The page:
If you're a lucky owner of Illustrator CS2, you can create some great borders that can easily be used in Photoshop in a very scalable way. (If you don't have Illustrator, move on. There's nothing to see here.)
illustrator to photoshop
As we've done in many of the techniques, you'll start by pressing Command-J (PC: Control-J) to duplicate the Background layer. Then use the Image>Canvas Size command, or press Command-Option-C (PC: Control-Alt-C), to add 1 inch of canvas (with the Relative checkbox turned on) to both the width and height. Finally, press-and-hold the Command key (PC: Control key) and click on the Create a New Layer icon at the bottom of the layers palette to add a new layer below the copied Background layer. In this case, I clicked on the Foreground color swatch at the bottom of the Toolbox, chose a shade of gray, and pressed Option-Delete (PC: Alt-Backspace) to fill this new layer with gray. I did this because my photo had a very light background and I wanted to see the edges of the image. (Depending on the image, you can also fill the new layer with white, if you choose.)
In Illustrator, use the Pen tool (P) to create a horizontal path that's approximately the width of your image. If you're not sure, guess, because you'll be able to scale the object in Photoshop. Select the path and copy it to the Clipboard (Command-C [PC: Control-C]).
Switch back to your Photoshop document and make sure that the copied Background layer is active. Press D to set your Foreground color to black. Choose Edit>Paste and select Shape Layer in the resulting Paste dialog. (If you forget to set your Foreground color to black before you paste, just double-click on the Shape layer thumbnail to open the Color Picker.) If the Shape layer is not the right size, press Command-T (PC: Control-T) and use Free Transform to change it to the appropriate size.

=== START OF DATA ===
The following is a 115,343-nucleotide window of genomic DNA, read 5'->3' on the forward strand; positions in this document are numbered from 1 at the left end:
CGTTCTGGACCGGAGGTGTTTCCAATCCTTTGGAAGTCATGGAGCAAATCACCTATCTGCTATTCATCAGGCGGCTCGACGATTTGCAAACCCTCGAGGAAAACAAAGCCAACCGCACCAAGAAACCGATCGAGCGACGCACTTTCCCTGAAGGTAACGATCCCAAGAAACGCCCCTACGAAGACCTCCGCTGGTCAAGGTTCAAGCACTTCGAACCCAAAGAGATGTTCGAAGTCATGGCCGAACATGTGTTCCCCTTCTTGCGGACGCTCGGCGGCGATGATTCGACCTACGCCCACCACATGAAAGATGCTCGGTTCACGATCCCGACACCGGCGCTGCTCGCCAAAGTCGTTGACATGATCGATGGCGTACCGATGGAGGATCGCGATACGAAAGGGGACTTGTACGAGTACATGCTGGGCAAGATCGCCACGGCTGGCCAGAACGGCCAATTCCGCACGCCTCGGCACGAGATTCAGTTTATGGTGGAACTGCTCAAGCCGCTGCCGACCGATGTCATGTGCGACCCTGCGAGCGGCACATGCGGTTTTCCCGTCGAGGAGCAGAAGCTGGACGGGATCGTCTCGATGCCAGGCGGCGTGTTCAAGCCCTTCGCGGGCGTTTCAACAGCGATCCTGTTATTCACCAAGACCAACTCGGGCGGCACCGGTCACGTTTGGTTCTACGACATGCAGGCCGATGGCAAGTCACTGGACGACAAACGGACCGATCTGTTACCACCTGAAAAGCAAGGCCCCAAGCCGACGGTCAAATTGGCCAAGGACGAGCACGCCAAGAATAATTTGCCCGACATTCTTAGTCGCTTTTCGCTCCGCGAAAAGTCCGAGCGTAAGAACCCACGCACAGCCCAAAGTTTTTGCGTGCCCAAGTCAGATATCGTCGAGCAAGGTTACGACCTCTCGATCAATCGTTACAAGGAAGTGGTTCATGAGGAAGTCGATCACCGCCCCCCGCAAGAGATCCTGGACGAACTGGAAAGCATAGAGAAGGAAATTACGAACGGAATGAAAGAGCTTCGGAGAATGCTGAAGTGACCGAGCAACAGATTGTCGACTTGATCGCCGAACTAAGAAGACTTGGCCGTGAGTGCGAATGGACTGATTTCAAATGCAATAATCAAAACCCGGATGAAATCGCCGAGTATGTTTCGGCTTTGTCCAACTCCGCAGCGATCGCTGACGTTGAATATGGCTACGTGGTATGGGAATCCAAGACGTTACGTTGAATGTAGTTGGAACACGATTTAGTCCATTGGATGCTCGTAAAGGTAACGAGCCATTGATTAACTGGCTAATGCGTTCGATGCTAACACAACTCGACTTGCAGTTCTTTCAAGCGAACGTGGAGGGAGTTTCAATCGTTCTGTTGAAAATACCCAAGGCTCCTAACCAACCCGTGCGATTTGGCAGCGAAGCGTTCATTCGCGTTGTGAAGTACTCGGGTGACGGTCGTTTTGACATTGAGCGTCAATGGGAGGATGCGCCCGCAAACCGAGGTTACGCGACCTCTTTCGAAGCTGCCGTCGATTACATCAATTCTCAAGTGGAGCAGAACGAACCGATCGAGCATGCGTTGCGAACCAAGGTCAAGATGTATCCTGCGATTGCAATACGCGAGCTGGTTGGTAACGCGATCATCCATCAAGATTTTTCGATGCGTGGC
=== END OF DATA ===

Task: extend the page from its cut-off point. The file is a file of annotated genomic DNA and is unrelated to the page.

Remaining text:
Repeat this operation for all sides of your image, experimenting with different brushes in Illustrator to create horizontal and vertical borders.
Here's the finished product. I pressed Command-Delete (PC: Control-Backspace) to change the underlying layer (Layer 2) to white. Then I clicked on the Add a Layer Style icon (at the bottom of the Layers palette) and added a soft, offset drop shadow to the photo layer (Layer 1).
If you want a bit more flexibility in editing the Illustrator shapes, choose Smart Object when you Paste in Photoshop. This creates a live link from Photoshop back to the original Illustrator artwork. Just double-click on the Smart Object icon in the Layers palette to edit the artwork in Illustrator. When you save and close the Illustrator document and return to Photoshop, the artwork will update (while preserving the position and scale of the pasted border).